I had the pleasure to present to the students of the Master in Technology Innovation & Entrepreneurship at my alma mater, Ecole Polytechnique in France.
Some people say that problems between co-founders is the first source of failure for startups. I don’t know if it’s true, but it’s clear that the “wrong” choice of a co-founder can have a considerable impact on the success of the startup, the morale of the employees, and the relationship with the investors. I took the students through some real life examples, and really enjoyed the discussion that followed.
Taking a step back, and because I was within the walls of a very traditional French engineering school, it is common knowledge that entrepreneurship in Europe is not at the same level as in the US, and one of the key reasons lies in the education system. I remember when I was at MIT more than 15 years ago, entrepreneurship was almost the first word you heard when you stepped into the school – from your fellow students, your professors and everybody else.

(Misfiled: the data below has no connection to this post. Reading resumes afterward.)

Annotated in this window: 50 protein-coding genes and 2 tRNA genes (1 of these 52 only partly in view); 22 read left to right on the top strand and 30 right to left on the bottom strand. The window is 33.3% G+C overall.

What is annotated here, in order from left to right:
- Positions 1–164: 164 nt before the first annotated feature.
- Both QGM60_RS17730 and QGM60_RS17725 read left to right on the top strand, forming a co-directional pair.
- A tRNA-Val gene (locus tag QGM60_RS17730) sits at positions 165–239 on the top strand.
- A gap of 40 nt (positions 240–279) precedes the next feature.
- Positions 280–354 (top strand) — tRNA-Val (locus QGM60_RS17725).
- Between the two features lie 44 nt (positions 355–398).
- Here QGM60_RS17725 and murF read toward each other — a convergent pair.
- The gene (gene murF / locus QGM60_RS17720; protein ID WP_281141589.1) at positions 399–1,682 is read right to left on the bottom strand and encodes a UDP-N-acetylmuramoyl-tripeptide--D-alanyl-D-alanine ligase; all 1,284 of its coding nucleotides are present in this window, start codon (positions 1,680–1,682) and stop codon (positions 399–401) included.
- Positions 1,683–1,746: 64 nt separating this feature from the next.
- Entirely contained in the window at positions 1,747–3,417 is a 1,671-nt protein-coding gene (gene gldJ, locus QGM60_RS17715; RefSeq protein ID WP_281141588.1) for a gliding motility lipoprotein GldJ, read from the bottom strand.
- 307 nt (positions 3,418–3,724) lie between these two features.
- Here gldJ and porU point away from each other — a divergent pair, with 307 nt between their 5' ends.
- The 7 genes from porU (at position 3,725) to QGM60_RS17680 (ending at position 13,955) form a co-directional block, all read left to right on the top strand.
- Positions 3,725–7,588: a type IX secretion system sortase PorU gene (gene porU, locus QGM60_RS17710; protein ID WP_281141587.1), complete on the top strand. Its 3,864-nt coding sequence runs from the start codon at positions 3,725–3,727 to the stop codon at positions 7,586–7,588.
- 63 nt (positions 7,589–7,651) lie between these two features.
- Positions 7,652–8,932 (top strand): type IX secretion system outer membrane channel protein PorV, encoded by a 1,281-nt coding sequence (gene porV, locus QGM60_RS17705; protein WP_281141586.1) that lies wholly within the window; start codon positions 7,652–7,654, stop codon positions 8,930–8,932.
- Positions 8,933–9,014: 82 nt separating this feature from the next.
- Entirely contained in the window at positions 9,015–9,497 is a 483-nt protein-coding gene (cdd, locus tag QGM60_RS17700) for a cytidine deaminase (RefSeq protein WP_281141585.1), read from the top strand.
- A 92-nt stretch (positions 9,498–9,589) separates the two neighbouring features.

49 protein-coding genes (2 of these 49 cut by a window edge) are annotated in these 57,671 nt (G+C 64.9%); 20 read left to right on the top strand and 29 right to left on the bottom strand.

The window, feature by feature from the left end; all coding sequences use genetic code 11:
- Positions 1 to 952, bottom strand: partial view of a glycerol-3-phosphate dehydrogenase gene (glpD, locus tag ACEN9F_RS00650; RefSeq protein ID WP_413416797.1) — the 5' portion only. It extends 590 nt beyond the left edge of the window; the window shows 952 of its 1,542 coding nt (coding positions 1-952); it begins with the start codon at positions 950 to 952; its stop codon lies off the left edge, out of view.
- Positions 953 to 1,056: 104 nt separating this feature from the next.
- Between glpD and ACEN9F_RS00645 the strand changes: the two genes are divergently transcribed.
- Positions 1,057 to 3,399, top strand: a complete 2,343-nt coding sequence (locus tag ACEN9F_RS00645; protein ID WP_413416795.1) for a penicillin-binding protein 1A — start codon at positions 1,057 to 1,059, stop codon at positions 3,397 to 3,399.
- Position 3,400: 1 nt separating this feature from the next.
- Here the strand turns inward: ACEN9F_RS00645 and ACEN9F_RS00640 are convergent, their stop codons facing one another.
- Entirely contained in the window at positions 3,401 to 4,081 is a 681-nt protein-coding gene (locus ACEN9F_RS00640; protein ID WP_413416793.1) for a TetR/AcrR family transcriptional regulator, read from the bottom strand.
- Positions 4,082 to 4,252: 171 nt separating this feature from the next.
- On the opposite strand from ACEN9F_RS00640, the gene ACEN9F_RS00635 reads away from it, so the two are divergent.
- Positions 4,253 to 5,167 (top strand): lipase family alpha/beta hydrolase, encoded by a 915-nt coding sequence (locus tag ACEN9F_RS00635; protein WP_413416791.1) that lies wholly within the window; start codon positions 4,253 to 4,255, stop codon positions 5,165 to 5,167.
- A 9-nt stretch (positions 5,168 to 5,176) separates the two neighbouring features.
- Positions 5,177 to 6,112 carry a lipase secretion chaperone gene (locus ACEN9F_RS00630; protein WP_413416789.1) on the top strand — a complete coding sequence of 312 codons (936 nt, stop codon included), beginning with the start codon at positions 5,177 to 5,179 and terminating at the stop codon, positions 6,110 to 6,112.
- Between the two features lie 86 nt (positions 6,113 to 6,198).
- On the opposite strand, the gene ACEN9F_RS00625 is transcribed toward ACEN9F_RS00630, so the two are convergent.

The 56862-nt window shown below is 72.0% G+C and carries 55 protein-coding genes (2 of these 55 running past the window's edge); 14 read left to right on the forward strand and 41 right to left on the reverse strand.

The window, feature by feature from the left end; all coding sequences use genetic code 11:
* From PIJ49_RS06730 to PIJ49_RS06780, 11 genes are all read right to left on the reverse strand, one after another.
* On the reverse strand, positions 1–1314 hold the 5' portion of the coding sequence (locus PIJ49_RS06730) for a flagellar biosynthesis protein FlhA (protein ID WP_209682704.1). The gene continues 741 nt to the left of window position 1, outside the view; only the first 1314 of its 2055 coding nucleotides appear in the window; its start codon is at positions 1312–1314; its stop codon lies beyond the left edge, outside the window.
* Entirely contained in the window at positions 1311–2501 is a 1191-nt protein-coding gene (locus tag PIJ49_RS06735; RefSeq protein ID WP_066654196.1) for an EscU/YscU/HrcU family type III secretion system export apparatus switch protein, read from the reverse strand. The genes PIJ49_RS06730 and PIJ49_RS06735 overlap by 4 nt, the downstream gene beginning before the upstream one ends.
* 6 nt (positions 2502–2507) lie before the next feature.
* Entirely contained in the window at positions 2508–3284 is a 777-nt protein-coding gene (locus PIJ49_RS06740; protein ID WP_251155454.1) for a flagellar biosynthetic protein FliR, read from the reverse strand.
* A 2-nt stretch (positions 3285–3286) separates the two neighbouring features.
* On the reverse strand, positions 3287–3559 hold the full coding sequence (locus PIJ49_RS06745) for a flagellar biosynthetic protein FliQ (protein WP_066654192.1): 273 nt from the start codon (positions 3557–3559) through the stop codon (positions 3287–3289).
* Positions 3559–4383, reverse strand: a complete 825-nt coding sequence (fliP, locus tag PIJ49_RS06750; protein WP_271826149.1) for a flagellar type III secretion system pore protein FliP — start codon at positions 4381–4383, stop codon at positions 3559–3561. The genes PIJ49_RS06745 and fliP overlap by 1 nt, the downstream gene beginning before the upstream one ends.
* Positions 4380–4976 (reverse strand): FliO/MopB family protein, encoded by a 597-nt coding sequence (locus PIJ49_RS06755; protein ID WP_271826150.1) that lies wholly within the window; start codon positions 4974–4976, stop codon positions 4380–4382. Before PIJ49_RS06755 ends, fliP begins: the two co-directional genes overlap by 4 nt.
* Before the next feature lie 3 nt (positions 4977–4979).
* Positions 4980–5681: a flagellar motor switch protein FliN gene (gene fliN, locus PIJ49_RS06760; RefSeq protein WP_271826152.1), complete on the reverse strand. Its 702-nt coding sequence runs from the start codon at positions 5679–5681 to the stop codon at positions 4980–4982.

Polytechnique is very well regarded as an engineering school – for example Google is now one of the top employers for new graduates – but was not particularly entrepreneurial. The creation of a Master in Entrepreneurship 3 years ago is therefore a great news, and I was very impressed by the interaction with the students – they are obviously great technical minds, but also possess a lot of the qualities required in startups. Polytechnique has clearly invested in that area, and a new building dedicated to innovation and entrepreneurship will be completed in a few months. Congratulations Bruno Martinaud (director of the Master), Matthieu Somekh (director of the Innovation & Entrepreneurship Programme) and Elodie Iturria (I&E Programme), they are doing a superb job, and I’m sure we will very soon see a new generation of Polytechniciens entrepreneurs.